From the beginning, Milanaik worked with Perth Amboy’s mayor, Wilda Diaz, to ensure that the project would spur employment growth and stimulate the local economy through the realization of new property taxes. During the development period, roughly 300 construction jobs were created. The first tenant, Target, will employ approximately 1,500 full-time people at its facility. The retailer gave jobs to 250 people in its first round of hiring, 65 percent of whom are Perth Amboy residents. The other two buildings were expected to lease quickly, which will likely bring more than 500 additional full-time, permanent jobs to the local community. Since the sale to Duke at the end of 2017, the remaining buildings have been 100 percent leased.
To further ensure the project’s financial viability, Bridge used New Jersey’s Payment In Lieu of Tax (PILOT) real estate tax-abatement program. PILOT eliminates taxes for developers for a set period of time to encourage them to improve the property. Instead, the developer pays a lower “service charge” to the local government during that period. Bridge is currently paying $1.75 per square foot annually to Perth Amboy through the PILOT program. Perth Amboy is already realizing annual revenue in excess of $2.3 million in a location that had been considered unusable.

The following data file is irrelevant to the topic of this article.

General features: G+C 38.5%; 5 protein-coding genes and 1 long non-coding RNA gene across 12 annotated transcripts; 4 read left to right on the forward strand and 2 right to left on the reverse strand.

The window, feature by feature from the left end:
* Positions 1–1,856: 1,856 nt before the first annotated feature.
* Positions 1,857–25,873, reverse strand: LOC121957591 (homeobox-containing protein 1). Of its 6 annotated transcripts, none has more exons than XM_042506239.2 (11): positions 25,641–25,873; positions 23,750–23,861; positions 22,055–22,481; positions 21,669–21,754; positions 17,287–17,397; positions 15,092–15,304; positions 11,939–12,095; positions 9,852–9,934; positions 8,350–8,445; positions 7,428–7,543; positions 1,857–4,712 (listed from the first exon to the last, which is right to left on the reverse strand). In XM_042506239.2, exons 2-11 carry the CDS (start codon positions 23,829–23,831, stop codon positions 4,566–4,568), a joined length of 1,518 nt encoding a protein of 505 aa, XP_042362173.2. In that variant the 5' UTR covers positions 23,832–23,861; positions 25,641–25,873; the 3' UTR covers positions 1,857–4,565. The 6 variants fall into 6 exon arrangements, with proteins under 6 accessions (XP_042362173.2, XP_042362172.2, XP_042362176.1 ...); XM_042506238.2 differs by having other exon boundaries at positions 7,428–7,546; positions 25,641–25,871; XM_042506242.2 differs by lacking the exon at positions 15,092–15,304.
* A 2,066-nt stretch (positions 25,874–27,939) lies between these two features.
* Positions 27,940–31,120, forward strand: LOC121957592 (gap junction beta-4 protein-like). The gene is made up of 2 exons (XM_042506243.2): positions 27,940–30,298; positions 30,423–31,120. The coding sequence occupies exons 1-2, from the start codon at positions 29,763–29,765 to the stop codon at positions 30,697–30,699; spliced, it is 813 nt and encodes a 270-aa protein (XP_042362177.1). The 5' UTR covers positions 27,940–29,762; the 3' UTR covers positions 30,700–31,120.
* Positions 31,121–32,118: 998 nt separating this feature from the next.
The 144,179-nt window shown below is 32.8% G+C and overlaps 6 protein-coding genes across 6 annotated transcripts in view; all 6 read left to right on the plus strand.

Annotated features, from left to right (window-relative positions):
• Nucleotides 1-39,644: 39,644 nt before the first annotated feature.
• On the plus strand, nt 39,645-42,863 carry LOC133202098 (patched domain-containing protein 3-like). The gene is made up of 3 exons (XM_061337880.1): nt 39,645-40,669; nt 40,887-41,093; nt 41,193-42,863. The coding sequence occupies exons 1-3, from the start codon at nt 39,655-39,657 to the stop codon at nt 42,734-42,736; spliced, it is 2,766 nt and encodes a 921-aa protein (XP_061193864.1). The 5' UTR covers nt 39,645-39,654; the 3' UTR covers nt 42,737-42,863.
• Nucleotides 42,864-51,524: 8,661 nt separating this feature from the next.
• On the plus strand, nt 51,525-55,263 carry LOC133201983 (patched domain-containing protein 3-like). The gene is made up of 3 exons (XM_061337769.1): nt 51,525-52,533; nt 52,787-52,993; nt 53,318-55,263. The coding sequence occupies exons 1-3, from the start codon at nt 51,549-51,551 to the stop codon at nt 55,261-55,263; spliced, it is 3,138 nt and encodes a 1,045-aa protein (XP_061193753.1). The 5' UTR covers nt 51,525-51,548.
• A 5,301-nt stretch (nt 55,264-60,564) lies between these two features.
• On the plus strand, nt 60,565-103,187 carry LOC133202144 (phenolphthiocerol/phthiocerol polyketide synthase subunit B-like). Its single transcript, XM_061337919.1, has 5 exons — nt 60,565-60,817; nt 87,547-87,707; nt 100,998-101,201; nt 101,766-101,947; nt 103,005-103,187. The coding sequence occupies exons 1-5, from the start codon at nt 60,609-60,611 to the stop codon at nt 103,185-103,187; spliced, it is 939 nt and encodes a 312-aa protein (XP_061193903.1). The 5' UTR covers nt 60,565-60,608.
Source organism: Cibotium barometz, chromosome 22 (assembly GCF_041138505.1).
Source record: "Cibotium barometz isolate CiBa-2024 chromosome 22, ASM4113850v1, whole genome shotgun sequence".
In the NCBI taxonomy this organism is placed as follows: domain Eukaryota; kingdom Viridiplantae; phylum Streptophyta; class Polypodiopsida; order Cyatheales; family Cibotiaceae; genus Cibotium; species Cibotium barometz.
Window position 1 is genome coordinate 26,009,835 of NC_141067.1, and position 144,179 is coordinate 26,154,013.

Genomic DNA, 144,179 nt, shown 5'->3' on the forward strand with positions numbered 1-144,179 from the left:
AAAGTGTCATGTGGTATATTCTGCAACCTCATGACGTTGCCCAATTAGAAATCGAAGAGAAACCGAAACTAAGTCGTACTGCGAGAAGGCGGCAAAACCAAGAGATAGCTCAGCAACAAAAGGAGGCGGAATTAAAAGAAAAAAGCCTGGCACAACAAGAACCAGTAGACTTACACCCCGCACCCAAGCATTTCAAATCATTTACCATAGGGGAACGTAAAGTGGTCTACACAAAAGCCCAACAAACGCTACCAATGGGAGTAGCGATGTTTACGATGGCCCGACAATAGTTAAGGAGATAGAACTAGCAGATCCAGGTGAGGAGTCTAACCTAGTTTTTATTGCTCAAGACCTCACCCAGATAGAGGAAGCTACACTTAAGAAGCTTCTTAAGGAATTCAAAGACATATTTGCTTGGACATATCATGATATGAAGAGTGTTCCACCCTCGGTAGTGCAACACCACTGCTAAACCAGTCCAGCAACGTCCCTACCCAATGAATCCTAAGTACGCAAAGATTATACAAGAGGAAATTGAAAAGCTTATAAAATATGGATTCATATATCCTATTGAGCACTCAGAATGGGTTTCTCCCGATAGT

Additionally, the project’s tenants can take advantage of the Grow NJ Program, which aims to increase and preserve jobs in the state. According to the New Jersey Economic Development Authority, businesses that create or retain jobs under the Grow NJ program may be eligible for tax credits ranging from $500 to $5,000 per job, per year. Bonus credits can range from $250 to $3,000 per job, per year.
These features, combined with the location, were key to attracting Target. The retailer uses the space to restock smaller-format stores that recently opened in all five New York City boroughs. These urban retail locations range in size from 12,000 square feet to 80,000 square feet; by comparison, a suburban Target store is often 150,000 square feet or more. Additionally, the logistics center will help Target refine its online sales and its “buy online, pick up in-store” service (BOPIS).